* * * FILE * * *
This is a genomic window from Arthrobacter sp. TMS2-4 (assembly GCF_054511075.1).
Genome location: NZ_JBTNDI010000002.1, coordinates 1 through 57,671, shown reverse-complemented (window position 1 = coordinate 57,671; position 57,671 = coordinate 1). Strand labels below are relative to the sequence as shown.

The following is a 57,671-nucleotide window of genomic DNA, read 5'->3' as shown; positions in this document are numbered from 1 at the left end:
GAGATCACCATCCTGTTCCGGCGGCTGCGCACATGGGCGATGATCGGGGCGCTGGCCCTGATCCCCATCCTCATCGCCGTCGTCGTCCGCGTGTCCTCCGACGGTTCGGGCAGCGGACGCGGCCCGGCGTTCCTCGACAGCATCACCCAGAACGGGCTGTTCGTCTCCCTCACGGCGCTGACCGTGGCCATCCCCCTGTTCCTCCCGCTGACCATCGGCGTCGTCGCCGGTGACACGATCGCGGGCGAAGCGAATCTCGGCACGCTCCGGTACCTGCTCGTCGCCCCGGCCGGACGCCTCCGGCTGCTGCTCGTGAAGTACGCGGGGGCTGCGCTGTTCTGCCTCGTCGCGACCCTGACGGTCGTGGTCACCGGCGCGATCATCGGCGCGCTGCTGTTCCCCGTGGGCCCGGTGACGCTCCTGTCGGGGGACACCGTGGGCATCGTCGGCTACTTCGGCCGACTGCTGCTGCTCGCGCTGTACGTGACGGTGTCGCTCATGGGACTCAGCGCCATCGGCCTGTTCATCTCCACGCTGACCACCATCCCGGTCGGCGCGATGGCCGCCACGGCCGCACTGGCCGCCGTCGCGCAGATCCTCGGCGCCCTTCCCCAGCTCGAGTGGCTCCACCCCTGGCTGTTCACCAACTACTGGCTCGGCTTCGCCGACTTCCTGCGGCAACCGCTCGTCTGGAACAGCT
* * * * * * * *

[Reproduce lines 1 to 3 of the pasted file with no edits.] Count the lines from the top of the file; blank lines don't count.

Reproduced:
This is a genomic window from Arthrobacter sp. TMS2-4 (assembly GCF_054511075.1).
Genome location: NZ_JBTNDI010000002.1, coordinates 1 through 57,671, shown reverse-complemented (window position 1 = coordinate 57,671; position 57,671 = coordinate 1). Strand labels below are relative to the sequence as shown.

The following is a 57,671-nucleotide window of genomic DNA, read 5'->3' as shown; positions in this document are numbered from 1 at the left end: